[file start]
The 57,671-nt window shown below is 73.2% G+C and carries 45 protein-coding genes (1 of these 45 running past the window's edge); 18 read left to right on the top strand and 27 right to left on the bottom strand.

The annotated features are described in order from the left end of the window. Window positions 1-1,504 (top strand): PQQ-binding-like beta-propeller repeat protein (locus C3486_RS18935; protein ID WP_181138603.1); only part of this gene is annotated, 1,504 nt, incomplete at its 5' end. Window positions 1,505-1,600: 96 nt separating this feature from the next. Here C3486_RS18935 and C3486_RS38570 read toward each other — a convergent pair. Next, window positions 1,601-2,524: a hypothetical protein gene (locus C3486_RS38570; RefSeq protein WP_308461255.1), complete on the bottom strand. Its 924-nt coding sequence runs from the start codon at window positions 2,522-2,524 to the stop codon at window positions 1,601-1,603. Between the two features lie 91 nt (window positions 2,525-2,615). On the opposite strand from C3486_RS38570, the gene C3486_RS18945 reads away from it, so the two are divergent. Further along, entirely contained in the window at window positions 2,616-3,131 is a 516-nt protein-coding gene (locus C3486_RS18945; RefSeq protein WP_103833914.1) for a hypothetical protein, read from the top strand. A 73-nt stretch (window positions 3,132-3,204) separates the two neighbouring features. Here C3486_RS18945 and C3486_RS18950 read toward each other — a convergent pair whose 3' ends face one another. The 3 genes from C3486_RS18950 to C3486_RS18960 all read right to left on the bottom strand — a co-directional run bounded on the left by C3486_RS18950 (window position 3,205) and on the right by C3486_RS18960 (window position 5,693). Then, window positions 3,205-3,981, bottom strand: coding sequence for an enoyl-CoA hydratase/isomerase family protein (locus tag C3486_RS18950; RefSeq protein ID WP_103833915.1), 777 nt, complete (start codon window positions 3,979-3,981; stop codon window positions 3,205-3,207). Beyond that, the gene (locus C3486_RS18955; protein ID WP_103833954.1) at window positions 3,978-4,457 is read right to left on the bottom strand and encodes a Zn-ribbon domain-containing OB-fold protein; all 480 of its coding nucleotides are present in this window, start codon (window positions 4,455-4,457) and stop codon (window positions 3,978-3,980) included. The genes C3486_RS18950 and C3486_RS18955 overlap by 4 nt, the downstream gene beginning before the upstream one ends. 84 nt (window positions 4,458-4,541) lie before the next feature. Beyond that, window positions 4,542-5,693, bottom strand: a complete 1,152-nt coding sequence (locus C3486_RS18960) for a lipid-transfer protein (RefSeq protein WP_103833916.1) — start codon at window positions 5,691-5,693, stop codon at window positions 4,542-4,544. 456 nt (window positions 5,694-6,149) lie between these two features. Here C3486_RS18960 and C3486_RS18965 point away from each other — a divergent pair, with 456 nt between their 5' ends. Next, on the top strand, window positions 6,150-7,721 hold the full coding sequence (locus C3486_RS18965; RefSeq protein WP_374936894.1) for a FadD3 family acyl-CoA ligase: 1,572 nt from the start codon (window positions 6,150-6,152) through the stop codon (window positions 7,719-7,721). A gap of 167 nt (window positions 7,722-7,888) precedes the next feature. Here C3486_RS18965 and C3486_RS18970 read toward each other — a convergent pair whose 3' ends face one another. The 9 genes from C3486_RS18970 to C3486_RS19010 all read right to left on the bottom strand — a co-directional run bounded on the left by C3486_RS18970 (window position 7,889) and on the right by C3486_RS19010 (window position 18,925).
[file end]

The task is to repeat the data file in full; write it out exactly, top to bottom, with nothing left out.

The 57,671-nt window shown below is 73.2% G+C and carries 45 protein-coding genes (1 of these 45 running past the window's edge); 18 read left to right on the top strand and 27 right to left on the bottom strand.

The annotated features are described in order from the left end of the window. Window positions 1-1,504 (top strand): PQQ-binding-like beta-propeller repeat protein (locus C3486_RS18935; protein ID WP_181138603.1); only part of this gene is annotated, 1,504 nt, incomplete at its 5' end. Window positions 1,505-1,600: 96 nt separating this feature from the next. Here C3486_RS18935 and C3486_RS38570 read toward each other — a convergent pair. Next, window positions 1,601-2,524: a hypothetical protein gene (locus C3486_RS38570; RefSeq protein WP_308461255.1), complete on the bottom strand. Its 924-nt coding sequence runs from the start codon at window positions 2,522-2,524 to the stop codon at window positions 1,601-1,603. Between the two features lie 91 nt (window positions 2,525-2,615). On the opposite strand from C3486_RS38570, the gene C3486_RS18945 reads away from it, so the two are divergent. Further along, entirely contained in the window at window positions 2,616-3,131 is a 516-nt protein-coding gene (locus C3486_RS18945; RefSeq protein WP_103833914.1) for a hypothetical protein, read from the top strand. A 73-nt stretch (window positions 3,132-3,204) separates the two neighbouring features. Here C3486_RS18945 and C3486_RS18950 read toward each other — a convergent pair whose 3' ends face one another. The 3 genes from C3486_RS18950 to C3486_RS18960 all read right to left on the bottom strand — a co-directional run bounded on the left by C3486_RS18950 (window position 3,205) and on the right by C3486_RS18960 (window position 5,693). Then, window positions 3,205-3,981, bottom strand: coding sequence for an enoyl-CoA hydratase/isomerase family protein (locus tag C3486_RS18950; RefSeq protein ID WP_103833915.1), 777 nt, complete (start codon window positions 3,979-3,981; stop codon window positions 3,205-3,207). Beyond that, the gene (locus C3486_RS18955; protein ID WP_103833954.1) at window positions 3,978-4,457 is read right to left on the bottom strand and encodes a Zn-ribbon domain-containing OB-fold protein; all 480 of its coding nucleotides are present in this window, start codon (window positions 4,455-4,457) and stop codon (window positions 3,978-3,980) included. The genes C3486_RS18950 and C3486_RS18955 overlap by 4 nt, the downstream gene beginning before the upstream one ends. 84 nt (window positions 4,458-4,541) lie before the next feature. Beyond that, window positions 4,542-5,693, bottom strand: a complete 1,152-nt coding sequence (locus C3486_RS18960) for a lipid-transfer protein (RefSeq protein WP_103833916.1) — start codon at window positions 5,691-5,693, stop codon at window positions 4,542-4,544. 456 nt (window positions 5,694-6,149) lie between these two features. Here C3486_RS18960 and C3486_RS18965 point away from each other — a divergent pair, with 456 nt between their 5' ends. Next, on the top strand, window positions 6,150-7,721 hold the full coding sequence (locus C3486_RS18965; RefSeq protein WP_374936894.1) for a FadD3 family acyl-CoA ligase: 1,572 nt from the start codon (window positions 6,150-6,152) through the stop codon (window positions 7,719-7,721). A gap of 167 nt (window positions 7,722-7,888) precedes the next feature. Here C3486_RS18965 and C3486_RS18970 read toward each other — a convergent pair whose 3' ends face one another. The 9 genes from C3486_RS18970 to C3486_RS19010 all read right to left on the bottom strand — a co-directional run bounded on the left by C3486_RS18970 (window position 7,889) and on the right by C3486_RS19010 (window position 18,925).